A new relationship with animals, nature and each other.

Chefs’ Last Ditch Stand to Keep Serving Foie Gras


Two months ago, celebrity chef Wolfgang Puck wrote to fellow chefs in California asking them to join him in embracing the state’s new law banning foie gras, which takes effect in July.

Now, it seems, he’s got his answer. A group of the state’s best known chefs has, instead, launched a full menu of publicity and lobbying efforts to try to overturn the ban.

Foie gras (fat liver) is made from the livers of geese who have been force fed extra-fattening foods through steel tubes pushed down their throats.

The group of chefs trying to keep this from being stopped is calling itself the Coalition for Humane and Ethical Farming Standards.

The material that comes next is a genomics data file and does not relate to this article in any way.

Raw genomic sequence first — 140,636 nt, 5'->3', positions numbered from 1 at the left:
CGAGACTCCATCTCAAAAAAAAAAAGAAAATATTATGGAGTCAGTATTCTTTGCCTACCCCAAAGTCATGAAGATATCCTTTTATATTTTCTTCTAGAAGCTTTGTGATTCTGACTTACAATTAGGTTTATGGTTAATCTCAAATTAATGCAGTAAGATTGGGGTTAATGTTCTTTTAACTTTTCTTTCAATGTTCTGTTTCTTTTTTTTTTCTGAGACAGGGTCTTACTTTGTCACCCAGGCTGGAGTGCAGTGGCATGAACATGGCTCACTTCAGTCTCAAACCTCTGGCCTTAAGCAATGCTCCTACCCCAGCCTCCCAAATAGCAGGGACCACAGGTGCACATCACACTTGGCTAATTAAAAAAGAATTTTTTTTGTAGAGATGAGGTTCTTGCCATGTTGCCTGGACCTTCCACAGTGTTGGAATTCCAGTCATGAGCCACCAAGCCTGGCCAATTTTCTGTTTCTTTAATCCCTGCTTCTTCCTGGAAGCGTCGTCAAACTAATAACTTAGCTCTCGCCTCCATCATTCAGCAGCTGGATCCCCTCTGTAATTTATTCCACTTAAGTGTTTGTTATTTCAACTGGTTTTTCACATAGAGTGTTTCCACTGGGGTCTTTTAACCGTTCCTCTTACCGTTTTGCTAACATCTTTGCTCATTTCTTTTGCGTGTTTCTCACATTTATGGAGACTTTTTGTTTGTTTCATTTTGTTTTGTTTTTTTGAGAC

(Sort of like George Orwell’s Ministry of Peace, which dealt with war; the Ministry of Truth, which managed propaganda, and the Ministry Love, which supervised torture.)

Nate Ballard, a spokesman for the coalition, said that members are visiting legislators all over the state and inviting them out to dinner.

“The chefs are going to invite lawmakers to foie gras dinner in their districts, all over the state,” he said.

Some of the restaurateurs are signing on to statements that commit to feeding methods that “don’t harm the animals.” But it’s hard to know what those methods would be – and who gets to decide whether the geese were harmed. The industry has already had almost eight years to make changes since the bill was signed by Governor Schwarzenegger. No such changes or “humane standards” have been forthcoming.

Perhaps one way for the chefs, goose farmers and others to be sure that they are following “humane and ethical farming standards” would be to try out the force feeding methods on themselves. If they’re comfortable being fed this way on a regular basis, one might assume that it is indeed a humane and ethical standard.